We are going to really watch training on beam this week, and may do some different things with the lineup. The falls are hurting us, but also hurting us is not being as aggressive as we should be because it costs us in the scoring. —Utah co-head coach Megan Marsden
SALT LAKE CITY — Utah’s gymnastics team hopes to keep things rolling this weekend, but it needs to conquer a roadblock along the way — the beam. The event is the only blemish in an otherwise strong start for Utah. As a team, it ranks No. 1 on vault, No. 2 on floor and No. 5 on bars. But beam comes in at No. 14, in part because Utah had to count a fall for a second-straight meet in last Saturday’s win over UCLA.
It’s a bit ironic because Utah’s best gymnast this season, Georgia Dabritz, is facing the same scenario as her team. She’s the only gymnast to rank in the top 5 nationally for three events, sitting at No. 1 on bars, No. 2 on vault (tied with her teammate Kailah Delaney) and No. 5 on floor (tied with UCLA's Sydney Sawa). While Dabritz hasn’t cracked the beam lineup this year, something she’s been in and out of during her career at Utah, the junior is not shying away from the event that's keeping her out of the best all-around gymnast discussions.
“We are going to really watch training on beam this week, and may do some different things with the lineup,” said Utah co-head coach Megan Marsden, who oversees beam. “The falls are hurting us, but also hurting us is not being as aggressive as we should be because it costs us in the scoring.”
If Utah hits on beam, it may boost an already impressive No. 4 national ranking.
Another roadblock Utah is working to overcome is becoming a good road team. After dropping its first road meet the past two seasons, Utah reeled in a victory over Cal this year. It will look to do the same Saturday when it faces No. 19 Arizona State in Tempe.
“We are becoming a road team this year, not just a home team,” said Dabritz.
"This team is capable of absolutely anything. We’ve shown it on three events, we just need to get the last one in there.”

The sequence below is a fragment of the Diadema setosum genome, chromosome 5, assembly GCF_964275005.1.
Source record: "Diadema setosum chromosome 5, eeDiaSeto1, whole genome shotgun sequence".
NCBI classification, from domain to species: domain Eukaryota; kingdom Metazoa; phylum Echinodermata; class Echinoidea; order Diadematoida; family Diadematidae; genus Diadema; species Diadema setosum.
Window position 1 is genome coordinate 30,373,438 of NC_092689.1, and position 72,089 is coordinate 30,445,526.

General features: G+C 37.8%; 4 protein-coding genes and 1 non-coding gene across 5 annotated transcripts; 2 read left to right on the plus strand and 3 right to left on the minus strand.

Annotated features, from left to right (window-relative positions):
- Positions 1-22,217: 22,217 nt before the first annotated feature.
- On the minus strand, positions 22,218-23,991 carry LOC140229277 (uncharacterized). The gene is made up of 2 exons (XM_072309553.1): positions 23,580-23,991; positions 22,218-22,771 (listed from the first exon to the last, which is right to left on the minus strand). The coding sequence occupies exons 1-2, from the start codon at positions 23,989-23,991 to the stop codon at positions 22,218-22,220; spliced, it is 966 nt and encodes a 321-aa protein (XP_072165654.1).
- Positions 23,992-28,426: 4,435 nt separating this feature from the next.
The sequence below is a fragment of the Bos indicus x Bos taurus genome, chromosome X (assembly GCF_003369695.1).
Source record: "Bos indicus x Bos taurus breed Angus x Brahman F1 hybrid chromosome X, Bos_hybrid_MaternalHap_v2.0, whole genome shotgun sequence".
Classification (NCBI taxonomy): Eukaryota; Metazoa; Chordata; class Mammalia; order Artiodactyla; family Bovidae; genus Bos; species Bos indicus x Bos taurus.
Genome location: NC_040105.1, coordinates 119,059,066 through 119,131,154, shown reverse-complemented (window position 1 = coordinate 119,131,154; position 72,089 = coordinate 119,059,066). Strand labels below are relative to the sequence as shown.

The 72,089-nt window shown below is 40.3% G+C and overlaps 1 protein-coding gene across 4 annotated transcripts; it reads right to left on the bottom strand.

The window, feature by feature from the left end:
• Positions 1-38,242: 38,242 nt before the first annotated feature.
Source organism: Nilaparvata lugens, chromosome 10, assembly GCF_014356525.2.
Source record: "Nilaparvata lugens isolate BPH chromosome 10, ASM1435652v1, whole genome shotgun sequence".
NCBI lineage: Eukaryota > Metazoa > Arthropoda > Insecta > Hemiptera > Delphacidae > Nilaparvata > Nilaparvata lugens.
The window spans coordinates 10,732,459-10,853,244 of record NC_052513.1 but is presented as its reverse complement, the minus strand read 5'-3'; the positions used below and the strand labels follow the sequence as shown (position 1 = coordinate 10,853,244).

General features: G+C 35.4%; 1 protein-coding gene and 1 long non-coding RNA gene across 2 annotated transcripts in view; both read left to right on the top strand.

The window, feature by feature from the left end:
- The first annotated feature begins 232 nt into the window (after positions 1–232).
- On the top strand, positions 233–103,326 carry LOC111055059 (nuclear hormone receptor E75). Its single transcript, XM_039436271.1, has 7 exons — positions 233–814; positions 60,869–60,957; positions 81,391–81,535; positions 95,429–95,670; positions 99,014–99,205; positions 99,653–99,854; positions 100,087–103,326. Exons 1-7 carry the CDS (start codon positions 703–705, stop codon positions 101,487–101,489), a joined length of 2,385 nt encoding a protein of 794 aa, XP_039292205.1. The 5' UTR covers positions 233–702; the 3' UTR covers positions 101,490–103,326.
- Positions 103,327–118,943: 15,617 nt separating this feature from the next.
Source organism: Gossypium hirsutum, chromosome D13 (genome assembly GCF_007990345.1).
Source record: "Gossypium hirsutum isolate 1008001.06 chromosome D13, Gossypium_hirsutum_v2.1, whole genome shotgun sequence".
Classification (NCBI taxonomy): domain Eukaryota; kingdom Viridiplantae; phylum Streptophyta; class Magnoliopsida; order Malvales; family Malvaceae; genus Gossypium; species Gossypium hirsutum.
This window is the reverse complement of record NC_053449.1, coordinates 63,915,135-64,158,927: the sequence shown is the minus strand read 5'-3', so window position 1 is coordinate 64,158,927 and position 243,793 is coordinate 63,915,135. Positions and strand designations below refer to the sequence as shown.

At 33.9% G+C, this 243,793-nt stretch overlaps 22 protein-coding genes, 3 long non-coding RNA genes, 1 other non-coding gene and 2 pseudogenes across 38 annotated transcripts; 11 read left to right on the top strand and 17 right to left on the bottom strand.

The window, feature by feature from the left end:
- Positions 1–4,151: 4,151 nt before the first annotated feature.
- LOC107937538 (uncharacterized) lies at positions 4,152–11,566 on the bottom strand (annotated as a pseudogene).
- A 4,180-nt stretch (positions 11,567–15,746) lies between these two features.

The Red Rocks appear to be on a mission to show that missing last year’s Super Six NCAA Finals was a one-year deal and that they’re back as an all-around contender.
“We trained really hard in the offseason and the gymnasts were focused on coming in with their routines ready to go,” said Utah co-head coach Greg Marsden. “I’m not surprised where we are in terms of hitting our routines this early in the season on the three events. But I am surprised with beam, because we are showing better in practice.”
The difficult elements Utah is performing in its routines this early in the season is what has helped the Red Rocks produce high scores. But the team is still tweaking lineups and routines to get those extra tenths. Nansy Damianova changed her bars routine and hit for a career-best 9.925 last Saturday, while Corrie Lothrop also made a change the week before. Lothrop also hit a career-best 9.925 last Saturday on bars.
“My set already had a high starting value so the change doesn’t affect it too much,” said Damianova. “The change did help me gain some more confidence.”
Arizona State and Utah square off on Saturday at 1 p.m. It is the final dual meet between the Marsdens and John Spini. Spini is retiring after 34 years at the helm of ASU. Though Greg Marsden is downplaying the possibility of winning his 1,000th victory Saturday, it will likely be even more special to earn against a fellow coach he’s long respected and considered a friend.